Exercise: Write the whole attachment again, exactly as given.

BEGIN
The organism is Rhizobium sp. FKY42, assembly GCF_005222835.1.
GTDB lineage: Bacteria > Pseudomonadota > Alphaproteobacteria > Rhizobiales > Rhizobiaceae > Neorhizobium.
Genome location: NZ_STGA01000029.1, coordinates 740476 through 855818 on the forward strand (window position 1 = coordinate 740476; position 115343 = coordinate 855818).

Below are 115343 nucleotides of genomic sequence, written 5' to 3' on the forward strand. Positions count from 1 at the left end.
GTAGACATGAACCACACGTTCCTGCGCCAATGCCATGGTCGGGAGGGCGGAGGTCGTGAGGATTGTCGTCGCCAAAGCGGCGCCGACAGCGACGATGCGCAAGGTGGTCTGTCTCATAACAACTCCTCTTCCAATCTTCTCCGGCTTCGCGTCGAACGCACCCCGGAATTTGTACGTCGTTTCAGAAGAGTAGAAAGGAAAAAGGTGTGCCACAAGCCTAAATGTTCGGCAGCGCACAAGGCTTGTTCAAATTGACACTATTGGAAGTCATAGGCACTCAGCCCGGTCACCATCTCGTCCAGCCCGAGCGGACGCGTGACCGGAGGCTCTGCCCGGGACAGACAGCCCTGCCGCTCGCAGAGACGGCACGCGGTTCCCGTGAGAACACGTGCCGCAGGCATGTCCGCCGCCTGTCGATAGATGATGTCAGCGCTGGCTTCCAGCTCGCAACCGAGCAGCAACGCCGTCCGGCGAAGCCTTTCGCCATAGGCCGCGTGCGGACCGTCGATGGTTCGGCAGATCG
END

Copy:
The organism is Rhizobium sp. FKY42, assembly GCF_005222835.1.
GTDB lineage: Bacteria > Pseudomonadota > Alphaproteobacteria > Rhizobiales > Rhizobiaceae > Neorhizobium.
Genome location: NZ_STGA01000029.1, coordinates 740476 through 855818 on the forward strand (window position 1 = coordinate 740476; position 115343 = coordinate 855818).

Below are 115343 nucleotides of genomic sequence, written 5' to 3' on the forward strand. Positions count from 1 at the left end.
GTAGACATGAACCACACGTTCCTGCGCCAATGCCATGGTCGGGAGGGCGGAGGTCGTGAGGATTGTCGTCGCCAAAGCGGCGCCGACAGCGACGATGCGCAAGGTGGTCTGTCTCATAACAACTCCTCTTCCAATCTTCTCCGGCTTCGCGTCGAACGCACCCCGGAATTTGTACGTCGTTTCAGAAGAGTAGAAAGGAAAAAGGTGTGCCACAAGCCTAAATGTTCGGCAGCGCACAAGGCTTGTTCAAATTGACACTATTGGAAGTCATAGGCACTCAGCCCGGTCACCATCTCGTCCAGCCCGAGCGGACGCGTGACCGGAGGCTCTGCCCGGGACAGACAGCCCTGCCGCTCGCAGAGACGGCACGCGGTTCCCGTGAGAACACGTGCCGCAGGCATGTCCGCCGCCTGTCGATAGATGATGTCAGCGCTGGCTTCCAGCTCGCAACCGAGCAGCAACGCCGTCCGGCGAAGCCTTTCGCCATAGGCCGCGTGCGGACCGTCGATGGTTCGGCAGATCG